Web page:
The New York School of poetry began around 1960 in New York City and included poets such as John AshberyBarbara GuestKenneth Koch, and Frank O’Hara. Heavily influenced by Surrealism and Modernism, the poetry of the New York School was serious but also ironic, and incorporated an urban sensibility into much of the work. An excerpt from Ashbery’s poem “My Philosophy of Life” demonstrates this attitude:

Just when I thought there wasn’t room enough
for another thought in my head, I had this great idea—
call it a philosophy of life, if you will. Briefly,
it involved living the way philosophers live,
according to a set of principles. OK, but which ones?

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Camp Activities

The following activities have been adapted from “Teach This Poem: ‘Having a Coke with You’ by Frank O'Hara.” They can be done alone or with a guardian, sibling, friend, or partner.

  1. Warm-up (quick write): What are some simple things that you consider fun? Why? 

  2. Before Reading the Poem: Silently observe the images of the painting The Polish Rider by Rembrandt van Rijn and the statue Horse and Rider by Marino Marini. Look carefully at each image. What do you notice first? Why? Look again: what else do you notice? Join with a partner and share your observations. 
     
  3. Reading the Poem: Silently read the poem “Having a Coke with You” by Frank O’Hara. What do you notice about the poem? Annotate for any words or phrases that stand out to you or any questions you might have.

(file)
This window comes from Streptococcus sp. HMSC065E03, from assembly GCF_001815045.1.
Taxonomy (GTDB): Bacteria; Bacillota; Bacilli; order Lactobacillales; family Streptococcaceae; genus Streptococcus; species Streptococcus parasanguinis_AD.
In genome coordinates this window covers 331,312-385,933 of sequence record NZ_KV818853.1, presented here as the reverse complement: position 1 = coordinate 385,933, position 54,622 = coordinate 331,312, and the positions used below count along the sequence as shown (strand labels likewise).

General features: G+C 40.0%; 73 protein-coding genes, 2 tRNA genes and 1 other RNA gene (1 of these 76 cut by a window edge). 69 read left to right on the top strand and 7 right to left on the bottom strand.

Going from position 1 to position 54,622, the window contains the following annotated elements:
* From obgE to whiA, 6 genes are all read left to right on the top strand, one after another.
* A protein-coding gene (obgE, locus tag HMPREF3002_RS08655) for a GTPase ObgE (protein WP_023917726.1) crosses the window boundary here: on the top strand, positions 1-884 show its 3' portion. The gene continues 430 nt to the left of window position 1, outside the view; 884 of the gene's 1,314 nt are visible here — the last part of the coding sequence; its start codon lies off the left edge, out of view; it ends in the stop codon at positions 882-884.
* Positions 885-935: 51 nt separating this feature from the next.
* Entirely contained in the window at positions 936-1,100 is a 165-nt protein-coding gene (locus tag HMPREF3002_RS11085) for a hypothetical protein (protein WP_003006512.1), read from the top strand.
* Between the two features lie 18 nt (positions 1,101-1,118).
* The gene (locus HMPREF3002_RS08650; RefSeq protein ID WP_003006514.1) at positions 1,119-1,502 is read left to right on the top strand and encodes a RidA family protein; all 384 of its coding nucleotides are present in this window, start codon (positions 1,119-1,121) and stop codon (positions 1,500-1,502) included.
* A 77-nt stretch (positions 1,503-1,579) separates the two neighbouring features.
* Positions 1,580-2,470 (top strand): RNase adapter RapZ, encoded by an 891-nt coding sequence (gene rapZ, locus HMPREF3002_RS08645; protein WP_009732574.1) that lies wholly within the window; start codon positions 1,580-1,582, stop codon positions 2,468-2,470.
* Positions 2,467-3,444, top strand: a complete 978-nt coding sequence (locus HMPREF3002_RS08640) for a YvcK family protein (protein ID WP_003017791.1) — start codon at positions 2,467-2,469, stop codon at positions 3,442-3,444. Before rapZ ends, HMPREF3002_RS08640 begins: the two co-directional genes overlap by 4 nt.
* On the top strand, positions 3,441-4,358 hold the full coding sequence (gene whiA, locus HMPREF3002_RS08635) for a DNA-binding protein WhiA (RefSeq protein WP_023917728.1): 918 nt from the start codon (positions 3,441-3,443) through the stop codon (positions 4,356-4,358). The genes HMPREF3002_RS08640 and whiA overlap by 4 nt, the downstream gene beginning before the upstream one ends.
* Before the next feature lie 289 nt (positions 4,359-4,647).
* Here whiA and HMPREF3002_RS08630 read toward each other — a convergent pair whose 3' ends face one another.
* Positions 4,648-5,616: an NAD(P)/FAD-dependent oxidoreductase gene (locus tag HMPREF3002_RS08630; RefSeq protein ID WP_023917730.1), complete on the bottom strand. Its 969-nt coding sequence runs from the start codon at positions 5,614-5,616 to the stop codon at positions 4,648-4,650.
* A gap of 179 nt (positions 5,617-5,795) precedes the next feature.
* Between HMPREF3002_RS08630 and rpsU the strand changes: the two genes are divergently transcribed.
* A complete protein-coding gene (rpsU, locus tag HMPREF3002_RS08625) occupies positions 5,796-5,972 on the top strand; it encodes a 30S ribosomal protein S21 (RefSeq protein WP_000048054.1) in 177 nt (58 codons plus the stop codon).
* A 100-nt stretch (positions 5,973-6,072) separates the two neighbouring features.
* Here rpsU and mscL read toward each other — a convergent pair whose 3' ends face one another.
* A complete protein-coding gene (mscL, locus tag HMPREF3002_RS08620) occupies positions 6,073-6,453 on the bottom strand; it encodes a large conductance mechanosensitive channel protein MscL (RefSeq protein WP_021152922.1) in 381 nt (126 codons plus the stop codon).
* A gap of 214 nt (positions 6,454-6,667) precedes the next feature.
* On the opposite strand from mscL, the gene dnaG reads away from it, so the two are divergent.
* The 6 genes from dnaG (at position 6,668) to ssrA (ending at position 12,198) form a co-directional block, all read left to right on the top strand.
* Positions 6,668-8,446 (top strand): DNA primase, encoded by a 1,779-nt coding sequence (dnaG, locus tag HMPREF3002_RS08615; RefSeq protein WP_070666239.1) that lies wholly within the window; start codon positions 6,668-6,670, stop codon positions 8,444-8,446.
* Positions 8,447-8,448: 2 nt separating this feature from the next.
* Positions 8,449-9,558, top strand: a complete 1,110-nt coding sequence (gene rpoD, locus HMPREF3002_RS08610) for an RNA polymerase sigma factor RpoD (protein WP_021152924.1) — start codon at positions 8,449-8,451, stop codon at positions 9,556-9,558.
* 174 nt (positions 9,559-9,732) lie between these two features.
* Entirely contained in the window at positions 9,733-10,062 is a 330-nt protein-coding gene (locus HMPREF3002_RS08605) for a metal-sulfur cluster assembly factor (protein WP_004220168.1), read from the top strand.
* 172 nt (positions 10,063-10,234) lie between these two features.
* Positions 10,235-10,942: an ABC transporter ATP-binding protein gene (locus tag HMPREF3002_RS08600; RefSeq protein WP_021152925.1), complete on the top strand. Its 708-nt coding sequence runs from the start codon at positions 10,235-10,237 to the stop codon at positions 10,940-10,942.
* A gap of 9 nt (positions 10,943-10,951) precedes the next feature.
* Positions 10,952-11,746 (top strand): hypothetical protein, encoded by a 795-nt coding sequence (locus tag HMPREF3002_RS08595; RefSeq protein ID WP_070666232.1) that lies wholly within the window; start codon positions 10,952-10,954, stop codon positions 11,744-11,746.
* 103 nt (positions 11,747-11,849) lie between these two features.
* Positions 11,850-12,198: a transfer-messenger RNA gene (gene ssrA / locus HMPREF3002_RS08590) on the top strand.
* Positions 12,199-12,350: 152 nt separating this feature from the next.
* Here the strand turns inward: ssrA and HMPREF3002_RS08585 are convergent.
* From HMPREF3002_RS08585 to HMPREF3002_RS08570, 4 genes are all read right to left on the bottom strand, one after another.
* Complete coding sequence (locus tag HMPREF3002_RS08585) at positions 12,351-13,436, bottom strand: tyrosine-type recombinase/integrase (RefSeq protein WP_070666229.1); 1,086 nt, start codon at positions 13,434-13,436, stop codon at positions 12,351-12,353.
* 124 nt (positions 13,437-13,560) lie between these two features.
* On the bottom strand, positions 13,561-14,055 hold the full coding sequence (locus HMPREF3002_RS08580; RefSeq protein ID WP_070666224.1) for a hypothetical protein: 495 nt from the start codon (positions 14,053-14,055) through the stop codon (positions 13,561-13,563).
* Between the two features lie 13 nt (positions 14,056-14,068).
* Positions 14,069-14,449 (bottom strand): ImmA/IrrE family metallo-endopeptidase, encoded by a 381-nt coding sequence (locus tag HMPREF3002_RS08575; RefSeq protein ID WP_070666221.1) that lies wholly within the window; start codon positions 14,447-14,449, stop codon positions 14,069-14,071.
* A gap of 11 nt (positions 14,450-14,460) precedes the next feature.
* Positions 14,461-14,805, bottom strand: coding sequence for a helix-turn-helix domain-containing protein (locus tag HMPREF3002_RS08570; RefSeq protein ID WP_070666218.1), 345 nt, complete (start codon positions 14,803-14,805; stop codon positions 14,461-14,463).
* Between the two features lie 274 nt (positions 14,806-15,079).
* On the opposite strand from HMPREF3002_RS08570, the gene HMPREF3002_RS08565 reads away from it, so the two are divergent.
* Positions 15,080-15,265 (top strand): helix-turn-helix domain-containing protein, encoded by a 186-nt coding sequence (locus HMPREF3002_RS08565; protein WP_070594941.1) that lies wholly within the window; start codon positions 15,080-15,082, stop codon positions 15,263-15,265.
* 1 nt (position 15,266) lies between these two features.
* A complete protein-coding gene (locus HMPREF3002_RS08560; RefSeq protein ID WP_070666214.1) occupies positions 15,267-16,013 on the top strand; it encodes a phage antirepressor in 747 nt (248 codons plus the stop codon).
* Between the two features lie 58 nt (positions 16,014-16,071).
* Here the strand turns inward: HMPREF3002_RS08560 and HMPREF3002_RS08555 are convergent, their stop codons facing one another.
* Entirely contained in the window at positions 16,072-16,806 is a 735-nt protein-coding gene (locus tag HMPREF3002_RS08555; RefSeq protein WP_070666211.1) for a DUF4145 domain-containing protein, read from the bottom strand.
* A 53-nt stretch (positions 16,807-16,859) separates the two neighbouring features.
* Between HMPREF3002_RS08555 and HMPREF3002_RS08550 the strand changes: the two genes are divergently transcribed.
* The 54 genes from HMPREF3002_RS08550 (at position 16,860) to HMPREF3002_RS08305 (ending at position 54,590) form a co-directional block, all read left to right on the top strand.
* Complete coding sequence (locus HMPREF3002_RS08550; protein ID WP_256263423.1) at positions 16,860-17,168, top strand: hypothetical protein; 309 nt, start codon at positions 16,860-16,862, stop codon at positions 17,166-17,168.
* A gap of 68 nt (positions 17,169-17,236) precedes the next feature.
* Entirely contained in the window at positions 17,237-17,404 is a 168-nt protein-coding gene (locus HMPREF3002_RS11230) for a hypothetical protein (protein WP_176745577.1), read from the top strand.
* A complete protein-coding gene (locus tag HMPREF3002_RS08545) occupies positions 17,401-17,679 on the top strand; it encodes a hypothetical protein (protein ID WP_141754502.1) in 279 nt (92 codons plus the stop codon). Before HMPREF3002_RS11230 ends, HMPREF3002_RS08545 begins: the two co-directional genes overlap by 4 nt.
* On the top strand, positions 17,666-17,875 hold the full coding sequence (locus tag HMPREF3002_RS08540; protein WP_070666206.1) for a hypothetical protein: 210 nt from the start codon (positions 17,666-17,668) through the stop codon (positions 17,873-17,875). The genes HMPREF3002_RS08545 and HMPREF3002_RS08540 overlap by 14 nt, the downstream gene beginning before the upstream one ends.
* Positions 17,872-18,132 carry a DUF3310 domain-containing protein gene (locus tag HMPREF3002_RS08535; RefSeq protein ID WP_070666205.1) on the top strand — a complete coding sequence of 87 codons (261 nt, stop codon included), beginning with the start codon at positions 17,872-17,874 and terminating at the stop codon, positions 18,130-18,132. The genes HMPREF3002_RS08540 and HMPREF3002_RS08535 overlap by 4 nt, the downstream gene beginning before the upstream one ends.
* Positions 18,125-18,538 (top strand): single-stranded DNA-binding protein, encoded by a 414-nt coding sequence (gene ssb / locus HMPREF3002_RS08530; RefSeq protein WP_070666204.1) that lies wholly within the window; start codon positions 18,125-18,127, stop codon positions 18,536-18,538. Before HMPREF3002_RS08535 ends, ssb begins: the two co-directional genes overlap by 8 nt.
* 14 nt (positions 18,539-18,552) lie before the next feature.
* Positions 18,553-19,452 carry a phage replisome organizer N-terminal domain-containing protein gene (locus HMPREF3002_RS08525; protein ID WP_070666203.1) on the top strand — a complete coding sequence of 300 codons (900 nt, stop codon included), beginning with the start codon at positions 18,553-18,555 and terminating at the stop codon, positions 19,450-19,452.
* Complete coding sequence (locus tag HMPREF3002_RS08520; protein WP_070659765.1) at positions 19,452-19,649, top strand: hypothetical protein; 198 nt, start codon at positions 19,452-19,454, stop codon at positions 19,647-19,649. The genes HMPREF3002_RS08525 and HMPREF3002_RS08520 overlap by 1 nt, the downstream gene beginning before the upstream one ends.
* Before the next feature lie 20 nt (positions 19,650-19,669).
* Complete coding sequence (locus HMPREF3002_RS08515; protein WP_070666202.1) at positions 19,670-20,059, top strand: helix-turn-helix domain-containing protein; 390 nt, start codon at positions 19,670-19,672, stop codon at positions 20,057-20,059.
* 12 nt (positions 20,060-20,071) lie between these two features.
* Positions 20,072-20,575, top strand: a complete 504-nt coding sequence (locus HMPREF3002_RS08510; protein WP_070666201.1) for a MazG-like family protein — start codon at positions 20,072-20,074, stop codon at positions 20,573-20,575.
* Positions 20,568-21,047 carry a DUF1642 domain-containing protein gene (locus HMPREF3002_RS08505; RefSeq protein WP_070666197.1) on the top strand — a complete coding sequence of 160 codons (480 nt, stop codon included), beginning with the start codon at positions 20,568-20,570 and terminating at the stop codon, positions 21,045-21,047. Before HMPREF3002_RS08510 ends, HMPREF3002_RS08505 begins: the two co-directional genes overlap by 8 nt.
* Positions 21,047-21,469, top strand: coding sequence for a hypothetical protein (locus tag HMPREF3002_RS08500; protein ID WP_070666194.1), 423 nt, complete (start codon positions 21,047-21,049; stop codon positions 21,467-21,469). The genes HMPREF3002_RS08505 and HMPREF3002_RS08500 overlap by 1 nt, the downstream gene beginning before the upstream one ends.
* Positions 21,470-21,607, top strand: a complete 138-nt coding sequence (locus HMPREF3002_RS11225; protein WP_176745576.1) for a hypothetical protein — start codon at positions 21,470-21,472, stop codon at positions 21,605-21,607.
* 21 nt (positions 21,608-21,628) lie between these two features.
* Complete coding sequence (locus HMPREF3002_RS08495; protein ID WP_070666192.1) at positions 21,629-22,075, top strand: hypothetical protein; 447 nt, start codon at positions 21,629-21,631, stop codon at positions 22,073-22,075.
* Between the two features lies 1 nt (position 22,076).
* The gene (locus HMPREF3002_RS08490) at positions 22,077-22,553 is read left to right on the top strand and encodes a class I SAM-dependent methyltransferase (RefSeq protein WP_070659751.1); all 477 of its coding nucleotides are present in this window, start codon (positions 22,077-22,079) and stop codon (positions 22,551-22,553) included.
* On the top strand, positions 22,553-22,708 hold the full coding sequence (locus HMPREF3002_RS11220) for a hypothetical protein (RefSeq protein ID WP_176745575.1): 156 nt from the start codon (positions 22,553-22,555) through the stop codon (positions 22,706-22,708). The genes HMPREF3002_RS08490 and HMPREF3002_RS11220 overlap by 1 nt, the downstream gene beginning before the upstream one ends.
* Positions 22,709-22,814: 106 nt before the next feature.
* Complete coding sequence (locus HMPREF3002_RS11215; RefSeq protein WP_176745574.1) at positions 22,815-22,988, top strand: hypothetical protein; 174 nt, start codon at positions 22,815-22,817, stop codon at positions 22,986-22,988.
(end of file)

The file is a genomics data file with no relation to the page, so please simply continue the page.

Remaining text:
4. Listening to the Poem (If you have a partner, take turns reading the poem aloud): Listen as the poem is read aloud, and write down any additional words and phrases that stand out to you. Call back the lines that you like by saying these lines aloud with your partner.
     
  5. Small-group Discussion: Share what you noticed in the poem with your partner. Based on what you just shared, what connections can you make between the poem and the images you viewed earlier? 
     
  6. Whole-class Discussion: What do you think is the relationship between the speaker and the “you” in the poem? Why? Why does the speaker allude to several works of art, and what is the purpose of these allusions?
     
  7. Extension for Grades 7-8: Explore and read more poems about love on Poets.org. Choose one of these poems to read closely. Share your poem with your partner by either reciting the poem from memory or creating your own emulation or original poem. 
     
  8. Extension for Grades 9-12: Explore and read more poems about love on Poets.org. Choose to closely read either a classic love poem or a contemporary love poem. Share your findings with your partner in a debate about the differences between classic poetry and contemporary poetry. Be prepared to share why your chosen form is the best representation of love.

Videos to Watch

“Poet as Immortal Bird” by Ron Padgett“Anthropocene Blues” by Anne Waldman

Read and listen to “Poet as Immortal Bird” by Ron Padgett and “Anthropocene Blues” by Anne Waldman. Follow poets.org on TikTok for more videos.

Poems to Read

Poem” by Alice Notley 
Poem” by James Schuyler
Poem” by Joe Brainard 
A Certain Slant of Sunlight” by Ted Berrigan
Why I Am Not a Painter” by Frank O’Hara
The Past” by Barbara Guest
Honestly,” by John Ashbery

Poets to Know

The following poets belong to the first and second generation of New York School poets. Click on their names to read their biographies:

John Ashbery
Barbara Guest
Kenneth Koch
Frank O’Hara
Ted Berrigan
Alice Notley
Ron Padgett
Anne Waldman
Joe Brainard
Kenneth Koch
James Schuyler

Term to Learn

Allusion is a reference to a person, event, or literary work outside the poem.